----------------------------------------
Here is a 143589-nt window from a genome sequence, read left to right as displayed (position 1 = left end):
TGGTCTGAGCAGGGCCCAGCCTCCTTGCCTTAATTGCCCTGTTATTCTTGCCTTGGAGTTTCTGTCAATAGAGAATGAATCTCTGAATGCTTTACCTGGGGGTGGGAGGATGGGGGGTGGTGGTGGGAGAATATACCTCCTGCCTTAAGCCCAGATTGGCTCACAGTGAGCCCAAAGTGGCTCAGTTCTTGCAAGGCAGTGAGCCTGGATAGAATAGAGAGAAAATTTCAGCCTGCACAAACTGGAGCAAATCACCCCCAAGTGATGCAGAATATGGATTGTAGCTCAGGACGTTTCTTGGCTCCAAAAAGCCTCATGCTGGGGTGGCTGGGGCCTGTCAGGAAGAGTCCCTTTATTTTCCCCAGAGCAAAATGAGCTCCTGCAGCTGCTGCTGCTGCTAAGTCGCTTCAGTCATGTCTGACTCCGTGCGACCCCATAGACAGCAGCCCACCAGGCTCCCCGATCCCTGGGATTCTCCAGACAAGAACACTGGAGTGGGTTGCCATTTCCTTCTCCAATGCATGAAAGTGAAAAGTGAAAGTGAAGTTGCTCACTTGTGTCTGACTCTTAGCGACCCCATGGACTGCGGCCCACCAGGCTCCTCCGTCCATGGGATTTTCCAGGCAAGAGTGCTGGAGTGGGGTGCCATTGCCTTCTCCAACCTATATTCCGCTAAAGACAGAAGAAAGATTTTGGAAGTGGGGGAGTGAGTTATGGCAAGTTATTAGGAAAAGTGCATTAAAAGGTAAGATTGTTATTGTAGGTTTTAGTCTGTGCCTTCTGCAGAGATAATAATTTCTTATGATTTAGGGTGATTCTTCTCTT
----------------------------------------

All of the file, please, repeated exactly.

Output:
Here is a 143589-nt window from a genome sequence, read left to right as displayed (position 1 = left end):
TGGTCTGAGCAGGGCCCAGCCTCCTTGCCTTAATTGCCCTGTTATTCTTGCCTTGGAGTTTCTGTCAATAGAGAATGAATCTCTGAATGCTTTACCTGGGGGTGGGAGGATGGGGGGTGGTGGTGGGAGAATATACCTCCTGCCTTAAGCCCAGATTGGCTCACAGTGAGCCCAAAGTGGCTCAGTTCTTGCAAGGCAGTGAGCCTGGATAGAATAGAGAGAAAATTTCAGCCTGCACAAACTGGAGCAAATCACCCCCAAGTGATGCAGAATATGGATTGTAGCTCAGGACGTTTCTTGGCTCCAAAAAGCCTCATGCTGGGGTGGCTGGGGCCTGTCAGGAAGAGTCCCTTTATTTTCCCCAGAGCAAAATGAGCTCCTGCAGCTGCTGCTGCTGCTAAGTCGCTTCAGTCATGTCTGACTCCGTGCGACCCCATAGACAGCAGCCCACCAGGCTCCCCGATCCCTGGGATTCTCCAGACAAGAACACTGGAGTGGGTTGCCATTTCCTTCTCCAATGCATGAAAGTGAAAAGTGAAAGTGAAGTTGCTCACTTGTGTCTGACTCTTAGCGACCCCATGGACTGCGGCCCACCAGGCTCCTCCGTCCATGGGATTTTCCAGGCAAGAGTGCTGGAGTGGGGTGCCATTGCCTTCTCCAACCTATATTCCGCTAAAGACAGAAGAAAGATTTTGGAAGTGGGGGAGTGAGTTATGGCAAGTTATTAGGAAAAGTGCATTAAAAGGTAAGATTGTTATTGTAGGTTTTAGTCTGTGCCTTCTGCAGAGATAATAATTTCTTATGATTTAGGGTGATTCTTCTCTT